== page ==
Library Preparation and Sequencing
Libraries were prepared from RNA isolated from three HFD-fed and three LFD-fed SAMP6 mice. Total RNA samples were DNAse-treated, and 300 ng was used as input to create single-indexed (six base pairs) RNASeq libraries using the TruSeq RNA preparation kit according to the manufacturer’s protocol (Illumina, Carlsbad, CA). Samples were pooled together and sequenced on a two-lane flow cell using onboard cluster generation with the Illumina HiSeq™ 2500 instrument. A 51-cycle paired-end rapid run of the single-indexed RNASeq libraries was performed. Raw data of the Bcl base call files were then demultiplexed upon completion.
Bcl base call files were converted to FASTQ format using Illumina’s bcl2fastq conversion tool v1.8.4. Stringent conversion parameters were set by not allowing a mismatch in the index during the demultiplexing process. Additionally, FASTQ files were created overwriting the default parameter to split the files after 4 million reads, generating a single FASTQ file for each sample replicate. Alignment of reads was carried out using Tophat v2.0.14 post-FASTQ file conversion using Illumina’s bcl2fastq tool v1.8.4 [19, 20]. Alignment parameters for Tophat consisted of utilizing the default parameters, which were sufficient for downstream analysis of data. The reference genome file used for the alignment was the mm10 Genome Reference Consortium GRCm38.p4, and the gene transcript file was provided by iGenomes (Illumina, Carlsbad, CA) . Cufflinks v2.2.1 was used to estimate the relative abundance of transcripts aligned for all the samples . Cuffdiff v2.2.1 was used to perform the differential gene expression analysis post-quantification of the transcripts for the samples . EdgeR analysis of gene transcripts differentially expressed by the livers of HFD-fed and LFD-fed mice was performed using the empirical analysis of digital gene expression data in R (edgeR) using a statistical cutoff and was set to p value ≤ 0.001 . The edgeR table for genes demonstrating ≥ 2 or ≤ 2 fold difference between HFD-fed and LFD-fed mice is provided in Supplementary Table I.
Gene set enrichment analysis using Pathview v1.10.1 was used to elucidate the top cellular pathways that are overall up-regulated, or down-regulated by HFD compared to LFD . In addition, selected pathways of interest were also picked for visualization of the overall regulation of the pathways. The statistical cutoff was set to a q value ≤ 0.05. Network analysis of the differential expression analysis was accomplished using Cytoscape v3.3.0 . Gene sets of twofold or higher up-regulated genes in HFD mice, and 0.1–0.5-fold lower down-regulated genes in the HFD mice with a p value cutoff of 0.05 was used as the gene set entry for the network analysis of the mouse interactome. Interactomes used for this analysis were provided by the Cytoscape program, loaded with the mouse interactome from BioGRID database release 3.4.129.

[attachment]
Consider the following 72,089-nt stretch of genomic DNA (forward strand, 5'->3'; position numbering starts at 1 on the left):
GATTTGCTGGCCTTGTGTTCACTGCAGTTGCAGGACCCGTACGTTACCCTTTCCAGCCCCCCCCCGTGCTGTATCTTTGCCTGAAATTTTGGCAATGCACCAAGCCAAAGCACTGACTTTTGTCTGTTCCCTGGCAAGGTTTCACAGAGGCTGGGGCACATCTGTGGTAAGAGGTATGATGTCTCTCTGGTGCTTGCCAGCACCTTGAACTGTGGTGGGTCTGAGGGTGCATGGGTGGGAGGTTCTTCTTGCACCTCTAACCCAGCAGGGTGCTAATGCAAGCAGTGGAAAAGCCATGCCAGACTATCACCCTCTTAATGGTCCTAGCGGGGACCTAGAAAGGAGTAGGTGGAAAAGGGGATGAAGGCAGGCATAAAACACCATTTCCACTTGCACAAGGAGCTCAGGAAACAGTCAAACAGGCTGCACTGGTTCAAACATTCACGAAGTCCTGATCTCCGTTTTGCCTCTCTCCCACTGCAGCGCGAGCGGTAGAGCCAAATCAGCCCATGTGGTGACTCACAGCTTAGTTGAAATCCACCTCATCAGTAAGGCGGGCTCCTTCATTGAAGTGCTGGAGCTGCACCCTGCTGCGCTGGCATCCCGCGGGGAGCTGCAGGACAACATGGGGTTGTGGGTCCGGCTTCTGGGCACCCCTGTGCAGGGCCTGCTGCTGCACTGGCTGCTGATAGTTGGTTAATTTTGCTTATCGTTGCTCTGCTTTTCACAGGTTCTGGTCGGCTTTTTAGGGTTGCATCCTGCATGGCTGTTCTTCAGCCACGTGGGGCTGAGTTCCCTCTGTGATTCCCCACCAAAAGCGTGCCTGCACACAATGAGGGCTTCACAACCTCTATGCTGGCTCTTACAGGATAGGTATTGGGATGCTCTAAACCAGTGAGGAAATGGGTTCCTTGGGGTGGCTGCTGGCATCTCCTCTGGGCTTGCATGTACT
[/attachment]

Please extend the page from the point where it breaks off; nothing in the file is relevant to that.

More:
Gene ontology analysis of the gene sets, both twofold or higher up-regulated genes in HFD mice and 0.1–0.5-fold lower down-regulated genes in the HFD mice, was performed using ClueGO and GOstats. ClueGO v2.2.3 was used for the analysis of the two sets of genes, both up-regulated and down-regulated genes in the HFD mice . GOstats v2.36.0 was used to assess biological processes associated with genes differentially in the livers of the HFD-fed and LFD-fed mice . Statistical cutoff for both computational programs was set to a p value of ≤ 0.05.
NanoString Quantitation of RNA Transcripts
NanoString nCounter™ Mouse Inflammation v2 panel consisting of 248 inflammation-related mouse genes and six internal reference genes was interrogated using the same total RNA isolated from the liver tissues. Hundred nanograms of input total RNA was used in the hybridization reactions as recommended in the NanoString’s nCounter™ Gene Expression Assay Manual (NanoString Technologies, Seattle, WA). After hybridization, data were collected by the nCounter Prep Station v126.96.36.199 and nCounter Digital Analyzer v188.8.131.52. Raw nCounter data were analyzed using the nSolver analysis software v2.5.34. Normalization of the data was carried out in two different steps. First using the geometric mean of the positive controls probes provided by NanoString, the data were normalized to this prior to normalization using the housekeeping probes. Normalized data, and genes with counts higher than 10 were then used for the rest of the analysis. All statistical significance was set to a p value of ≤ 0.05.
Liver Histology and Phenotyping
Given these observations, we assessed that the HFD-fed mouse fatty livers were consistent with NAFLD that exhibited inflammation, but little DNA damage, therefore, had incompletely transitioned from fatty liver to NASH .
Validation of RNASeq Data
Premalignant and Pre-cirrhotic Gene Signatures Associated with Diet-Induced NAFLD